Meet Stella


As promised, here’s the new addition (well, new as of January). She’s settled in quite nicely. About three weeks later, my son decided to adopt a cat from the same shelter, so Amara came to live with us, too. When he starts his blog (insert eye roll here) he can introduce you to her.

Stella came one day after Cosmo passed because I had a flip-out-hairy-fit episode over not having a pet in the house for the first time in nearly two decades. I’d have preferred a dog, but I don’t currently (and defiantly didn’t then) have the time to train a pup. I figured a cat wouldn’t care if I was MIA for long stretches caring for the aging one.


So off I went to shelters (I originally heard of a little girl who was available from an 80+-year-old, but when it came down to it, the old lady wouldn’t cough up the kitten, and I had to go hunting). Any other time, if my quiver had been full of cats, there’d have been needy felines dripping from tree branches all over the neighborhood. I could’ve had my pick. On this particular panic-filled day, however, not a stray in sight.


I found Stella at a local pet store which displays shelter cats for potential adoption leads. Stella pushed her feathered, red flannel catnip fish toward me and patted it as if saying, “Do you like my fish?”


“Why, yes. Stella. I like your fish very much.” We greeted each other through her cage’s wires. I told Stella I’d take her home. I think I fell in love with her whiskers first. She’s all whiskers. Then I fell in love with her uberly hairy toes.


Turned out, I had to visit the actual shelter who took her in, the Animal Care Alliance, and fill out the paperwork there. And Oh. My. Word. She was one of 40 cats available. Cats everywhere. One-eyed cats, three-legged cats, inexperienced ones, ancient ones, one-eared cats, gaunt ones, obese ones. In all colors and body styles imaginable. Most of them loose and running through two gigantic rooms filled with food dishes, litter boxes, toys, towers, and beds. And 90+ percent of them actually getting along. We were stunned.


And the staff there. They know most of them by name. They know their personalities and quirks. Many foster the animals until the kitties are well enough for the Cat Room.


And my little girl, freshly back in the Cat Room after her pet store journey, was cowering in the corner hissing at the other cats for getting too close. She’d had enough. I could relate. I don’t much like people in my face when I’ve had enough.


I signed the adoption forms. They gave her an updated dose of meds and handed her to me. “Smile for Facebook post”—because the Alliance posts photos of the adoptions on their social media feed. We smiled for the photo, then she right-hooked me in the lip—twice, drawing more blood than I’ve shed in a long time. She lept from my arms and hid in the corner. I think they thought I wouldn’t want her after that. They swore to me she was one of the gentlest cats they had and that she’d never ever acted that way.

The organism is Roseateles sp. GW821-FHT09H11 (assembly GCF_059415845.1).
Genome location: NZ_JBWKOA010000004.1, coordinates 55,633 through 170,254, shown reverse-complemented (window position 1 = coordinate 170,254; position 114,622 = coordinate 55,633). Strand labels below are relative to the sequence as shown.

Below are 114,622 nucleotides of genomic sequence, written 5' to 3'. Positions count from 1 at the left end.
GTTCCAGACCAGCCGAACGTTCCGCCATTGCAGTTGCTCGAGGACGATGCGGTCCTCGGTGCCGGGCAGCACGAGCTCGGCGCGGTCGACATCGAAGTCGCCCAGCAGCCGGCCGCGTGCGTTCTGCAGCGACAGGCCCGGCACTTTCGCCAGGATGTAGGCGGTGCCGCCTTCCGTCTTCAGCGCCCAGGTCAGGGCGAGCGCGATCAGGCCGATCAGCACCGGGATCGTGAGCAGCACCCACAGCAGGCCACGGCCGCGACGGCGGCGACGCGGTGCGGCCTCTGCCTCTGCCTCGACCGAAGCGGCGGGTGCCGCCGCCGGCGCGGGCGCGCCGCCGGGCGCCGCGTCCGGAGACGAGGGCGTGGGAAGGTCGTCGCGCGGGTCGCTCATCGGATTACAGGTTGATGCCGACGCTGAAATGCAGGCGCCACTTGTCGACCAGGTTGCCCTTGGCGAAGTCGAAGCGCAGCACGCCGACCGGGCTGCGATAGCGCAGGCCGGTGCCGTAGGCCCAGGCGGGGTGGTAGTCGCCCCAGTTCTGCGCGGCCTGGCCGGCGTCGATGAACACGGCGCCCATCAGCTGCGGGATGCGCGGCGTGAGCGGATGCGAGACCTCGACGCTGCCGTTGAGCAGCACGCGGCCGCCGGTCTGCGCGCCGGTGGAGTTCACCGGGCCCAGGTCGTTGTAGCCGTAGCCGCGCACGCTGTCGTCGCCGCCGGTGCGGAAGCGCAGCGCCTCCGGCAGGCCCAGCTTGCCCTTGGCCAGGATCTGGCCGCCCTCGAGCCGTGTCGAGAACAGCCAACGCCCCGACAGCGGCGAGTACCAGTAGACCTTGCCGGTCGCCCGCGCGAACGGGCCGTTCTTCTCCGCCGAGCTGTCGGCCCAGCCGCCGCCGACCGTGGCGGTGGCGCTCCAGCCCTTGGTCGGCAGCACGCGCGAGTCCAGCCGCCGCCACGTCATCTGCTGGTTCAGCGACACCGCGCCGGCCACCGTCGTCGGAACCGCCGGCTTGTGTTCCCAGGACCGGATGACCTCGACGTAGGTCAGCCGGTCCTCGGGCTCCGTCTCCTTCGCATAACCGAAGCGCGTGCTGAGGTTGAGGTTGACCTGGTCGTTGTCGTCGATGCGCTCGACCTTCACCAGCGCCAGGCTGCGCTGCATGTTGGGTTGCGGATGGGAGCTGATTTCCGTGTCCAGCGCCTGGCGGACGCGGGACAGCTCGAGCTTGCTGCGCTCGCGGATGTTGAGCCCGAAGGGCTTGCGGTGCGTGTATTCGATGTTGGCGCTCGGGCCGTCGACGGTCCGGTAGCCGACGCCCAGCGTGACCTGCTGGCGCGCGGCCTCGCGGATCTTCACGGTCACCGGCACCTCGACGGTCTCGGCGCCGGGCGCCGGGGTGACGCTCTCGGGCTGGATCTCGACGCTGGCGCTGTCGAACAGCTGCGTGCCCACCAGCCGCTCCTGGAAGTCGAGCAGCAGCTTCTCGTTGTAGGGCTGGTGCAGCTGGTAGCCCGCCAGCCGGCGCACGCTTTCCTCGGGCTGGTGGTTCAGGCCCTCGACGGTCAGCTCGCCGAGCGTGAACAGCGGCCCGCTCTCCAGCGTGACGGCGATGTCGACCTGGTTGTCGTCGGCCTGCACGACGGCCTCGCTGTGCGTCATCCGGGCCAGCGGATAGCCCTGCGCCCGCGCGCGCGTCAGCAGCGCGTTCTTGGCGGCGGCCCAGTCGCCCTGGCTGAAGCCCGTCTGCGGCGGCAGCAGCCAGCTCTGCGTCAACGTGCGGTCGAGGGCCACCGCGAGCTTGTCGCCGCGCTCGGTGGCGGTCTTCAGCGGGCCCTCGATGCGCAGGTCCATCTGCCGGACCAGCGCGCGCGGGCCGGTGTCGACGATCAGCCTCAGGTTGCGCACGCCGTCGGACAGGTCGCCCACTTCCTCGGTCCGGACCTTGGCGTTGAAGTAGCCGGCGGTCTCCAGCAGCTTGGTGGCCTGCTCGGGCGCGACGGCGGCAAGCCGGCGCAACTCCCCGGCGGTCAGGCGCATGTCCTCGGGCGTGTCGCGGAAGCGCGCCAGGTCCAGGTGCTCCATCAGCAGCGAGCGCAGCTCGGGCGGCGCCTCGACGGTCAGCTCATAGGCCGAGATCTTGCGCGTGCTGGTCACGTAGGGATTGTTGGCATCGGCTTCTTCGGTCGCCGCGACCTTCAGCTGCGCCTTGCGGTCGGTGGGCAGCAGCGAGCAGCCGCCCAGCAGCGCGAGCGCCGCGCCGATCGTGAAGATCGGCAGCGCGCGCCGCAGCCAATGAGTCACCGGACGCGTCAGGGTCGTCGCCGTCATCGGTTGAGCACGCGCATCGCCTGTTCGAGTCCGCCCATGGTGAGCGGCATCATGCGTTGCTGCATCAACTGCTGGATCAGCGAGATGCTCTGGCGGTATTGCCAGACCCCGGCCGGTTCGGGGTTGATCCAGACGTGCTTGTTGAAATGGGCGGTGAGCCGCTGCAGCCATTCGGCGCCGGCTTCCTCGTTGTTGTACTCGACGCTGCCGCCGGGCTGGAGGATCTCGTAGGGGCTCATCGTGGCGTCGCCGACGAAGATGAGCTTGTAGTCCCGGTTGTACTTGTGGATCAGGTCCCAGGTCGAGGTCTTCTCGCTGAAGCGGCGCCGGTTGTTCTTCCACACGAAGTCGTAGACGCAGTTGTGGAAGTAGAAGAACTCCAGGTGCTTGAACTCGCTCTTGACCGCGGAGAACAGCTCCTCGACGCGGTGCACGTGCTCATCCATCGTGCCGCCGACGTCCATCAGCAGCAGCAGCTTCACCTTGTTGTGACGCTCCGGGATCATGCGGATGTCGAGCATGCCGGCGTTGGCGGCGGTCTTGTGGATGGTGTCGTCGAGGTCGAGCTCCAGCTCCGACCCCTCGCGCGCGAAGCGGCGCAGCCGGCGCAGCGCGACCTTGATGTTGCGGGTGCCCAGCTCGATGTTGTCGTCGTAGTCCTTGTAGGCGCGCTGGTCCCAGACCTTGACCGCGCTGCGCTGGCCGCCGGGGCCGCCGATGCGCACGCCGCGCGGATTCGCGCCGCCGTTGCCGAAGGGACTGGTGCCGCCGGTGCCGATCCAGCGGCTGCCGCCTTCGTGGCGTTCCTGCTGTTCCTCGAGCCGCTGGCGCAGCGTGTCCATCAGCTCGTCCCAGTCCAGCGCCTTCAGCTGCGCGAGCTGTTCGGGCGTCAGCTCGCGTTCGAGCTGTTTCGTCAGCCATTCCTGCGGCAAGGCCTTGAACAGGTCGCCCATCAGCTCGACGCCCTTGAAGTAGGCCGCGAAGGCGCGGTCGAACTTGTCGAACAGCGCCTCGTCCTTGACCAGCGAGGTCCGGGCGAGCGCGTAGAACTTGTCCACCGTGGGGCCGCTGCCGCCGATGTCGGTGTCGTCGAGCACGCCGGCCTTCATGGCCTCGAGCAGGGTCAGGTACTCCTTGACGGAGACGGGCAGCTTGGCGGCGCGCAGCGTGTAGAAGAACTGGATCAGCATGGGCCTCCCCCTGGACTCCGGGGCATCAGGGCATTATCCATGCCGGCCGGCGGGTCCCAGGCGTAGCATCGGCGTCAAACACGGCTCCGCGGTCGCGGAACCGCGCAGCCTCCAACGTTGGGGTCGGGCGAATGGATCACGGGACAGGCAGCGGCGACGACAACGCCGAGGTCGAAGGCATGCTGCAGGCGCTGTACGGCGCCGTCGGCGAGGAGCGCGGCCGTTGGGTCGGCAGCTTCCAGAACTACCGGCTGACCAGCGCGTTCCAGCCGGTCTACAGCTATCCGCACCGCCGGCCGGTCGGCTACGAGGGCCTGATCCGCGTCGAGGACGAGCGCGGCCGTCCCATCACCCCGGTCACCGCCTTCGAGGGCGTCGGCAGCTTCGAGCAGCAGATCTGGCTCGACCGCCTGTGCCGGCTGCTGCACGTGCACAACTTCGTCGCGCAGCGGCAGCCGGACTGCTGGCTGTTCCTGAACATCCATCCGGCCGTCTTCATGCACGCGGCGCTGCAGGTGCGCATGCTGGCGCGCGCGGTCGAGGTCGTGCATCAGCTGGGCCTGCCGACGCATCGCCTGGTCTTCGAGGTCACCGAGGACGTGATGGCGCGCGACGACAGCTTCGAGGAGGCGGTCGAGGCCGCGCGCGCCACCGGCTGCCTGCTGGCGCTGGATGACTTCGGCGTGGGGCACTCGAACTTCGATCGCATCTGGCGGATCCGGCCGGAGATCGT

But I understood why she did it. Travel weary. Poked. Prodded. Stella had had enough. Stella had been found under someone’s porch after she’d birthed a litter of kittens (which we got to meet, so that was cool). The Alliance took her and the kittens after a stretch with a foster family. And, oh, by the way, she’s been SHOT! The pellet is still in her back, but I’ve been assured it’s harmless.

So before the ripe old age of three, Stella was: Abandoned. Shot. Pregnant. A momma. Fostered. Spayed. Separated from her kids. In The Cat Room. On display. Adopted.


I think I’d right-hook someone too.


Stella is mine in more ways than one. Jayden’s cat is totally different.


Amara likes to be cuddled up close and personal.


Stella does not. Because she’s mine.


Amara likes all visitors and wants to sit on their laps and lets them hold her like a baby.


Stella does not. Because she’s mine.


Amara waits patiently for attention when we’re busy.


Stella does not. Like to wait.


Amara is laid back and meanders through the day.


Stella is not laid back and is always on a mission. Because she’s mine.

Amara is quiet and not pushy.


Stella vocalizes/dirty looks/body languages her opinion whether we want it or not. Because she’s mine.


Yesterday she was lying on my manuscript pages. I tried to take them from under her. She gave me that “glare over the spectacles” look and put her paw on top of my hand—her claws weren’t out, just a little “I’m not done yet” warning. I remembered the burn on my lip the day she boxed me.


I decided I didn’t need those particular manuscript pages just then.


Stella needs her space. I can relate. We’re still bonding. But of all the 40+ cats in the Cat Room, I think I picked the best one for me.

Okay. Who am I kidding?


I picked me.


Thank you for hanging out for a bit. Check back on Mondays for a new blog and the first Friday of every month for a free fictional short, and be sure to visit my Amazon page.